i1520-0442-19-22-5903-e1
where CPI = 280 ppmv, a = 7.944 × 10−8, b = 3.0058, and t is the year. In the equilibrium-CO2 experiments, CO2 was capped at years 2000, 2050, and 2100 and then held constant. In the pulsed-CO2 experiments, CO2 was capped at year 2000, 2050, or 2100 levels and then decreased over 2000 yr to 20% of the original exponential increase. A final run increased CO2 to year 2100 then decreased it over 500 yr; this run was carried out in order to explore the effect of varying rates of oceanic CO2 drawdown on the GHSZ. All UVic ESCM model runs were integrated for 3000 yr or more to allow for ocean thermal equilibration.

After the global average seafloor temperature in all climate model runs reached equilibrium (typically after 3000–4000 yr from year 1850), bottom water temperatures were held constant at their final values and the total temperature record (i.e., UVic ESCM output temperatures from 1850 to the end of the climate model runs and subsequent constant temperature fields corresponding to the last temperature field output from the UVic ESCM) was applied to the GHSZ model using 100-yr time steps, for 40 kyr. The assumption that the seafloor temperature field for the GHSZ model integrations after the end of UVic ESCM output is equal to the last output from the UVic ESCM is justified because the UVic ESCM was always run until the ocean mean temperature reached equilibrium.

3. Results

The prewarming GHSZ exists along continental margins and varies as a function of bathymetry and model-derived seafloor temperature (Fig. 3).

Maximum BHSZ depths occur along deep, cold continental margins and extend to more than 600 m below the seafloor (mbsf) (Fig. 4). Several areas of the continental margin exhibit a total lack of GHSZ due to warm seafloor temperatures and/or shallow depths. Notable in this regard are the Gulf of Mexico, Weddell Sea, Timor Sea, and Hudson Bay. Methane hydrate is known to occur extensively in the Gulf of Mexico (Milkov and Sassen 2002), and the lack of modeled methane hydrate there reflects the coarse bathymetry used in the UVic ESCM, which limits depths within the Gulf of Mexico to no greater than 500 m. As explained in section 2, the application of modeled seafloor temperatures to a high-resolution topography is avoided in the interest of global model consistency, resulting in this regional model–observation conflict. The volume of the global GHSZ in the prewarming model state, using the approach and parameters described in section 2, is 6.7 × 106 km3 and contains 6500 Gt C as methane hydrate; these values are comparable to other published estimates (Milkov 2004). While the purpose of our work was not to develop a new estimate of the global inventory of hydrate-bound methane, it is important that our approach lead to reasonable global values since it is the first-order response of these values to global climate change that we are interested in.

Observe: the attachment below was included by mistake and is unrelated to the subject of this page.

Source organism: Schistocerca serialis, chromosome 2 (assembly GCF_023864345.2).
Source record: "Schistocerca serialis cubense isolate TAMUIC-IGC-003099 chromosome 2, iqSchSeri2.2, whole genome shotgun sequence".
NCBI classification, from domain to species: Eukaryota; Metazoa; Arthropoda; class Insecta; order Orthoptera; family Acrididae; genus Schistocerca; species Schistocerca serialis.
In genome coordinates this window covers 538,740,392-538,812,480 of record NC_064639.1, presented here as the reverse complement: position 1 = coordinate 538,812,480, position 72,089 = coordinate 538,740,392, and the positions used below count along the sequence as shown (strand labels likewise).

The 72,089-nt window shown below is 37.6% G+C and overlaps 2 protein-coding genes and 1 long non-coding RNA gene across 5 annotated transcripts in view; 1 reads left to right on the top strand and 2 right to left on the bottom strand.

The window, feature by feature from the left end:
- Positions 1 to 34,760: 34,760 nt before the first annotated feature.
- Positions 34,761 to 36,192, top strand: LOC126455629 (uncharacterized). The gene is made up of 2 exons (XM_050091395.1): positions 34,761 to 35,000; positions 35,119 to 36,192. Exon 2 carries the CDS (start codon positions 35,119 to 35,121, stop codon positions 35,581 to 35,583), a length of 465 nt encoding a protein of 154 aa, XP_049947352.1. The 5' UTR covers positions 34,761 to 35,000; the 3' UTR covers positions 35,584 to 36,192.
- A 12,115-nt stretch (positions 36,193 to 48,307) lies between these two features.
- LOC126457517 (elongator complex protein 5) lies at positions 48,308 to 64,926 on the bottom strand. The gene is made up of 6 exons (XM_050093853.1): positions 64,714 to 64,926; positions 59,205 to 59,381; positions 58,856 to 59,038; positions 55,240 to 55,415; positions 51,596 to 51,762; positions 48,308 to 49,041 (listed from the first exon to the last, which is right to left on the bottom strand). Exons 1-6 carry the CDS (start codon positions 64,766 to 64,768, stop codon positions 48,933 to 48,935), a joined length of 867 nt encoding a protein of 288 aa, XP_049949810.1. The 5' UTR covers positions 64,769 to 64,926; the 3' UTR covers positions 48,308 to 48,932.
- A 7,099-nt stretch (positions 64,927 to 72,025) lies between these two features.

In all equilibrium-CO2 experiments the globally averaged seafloor temperature increases in response to permanently heightened atmospheric CO2 as thermal diffusion and water mass convection and advection transport heat downward, with the global average equilibrium seafloor temperature increasing by 0.8°C for Equil2000, 1.2°C for Equil2050, and 2.1°C for Equil2100 after 3000 yr. However, seafloor temperature increases exhibit large spatial variability, with the presence of significantly greater warming along the continental margins (Fig. 5).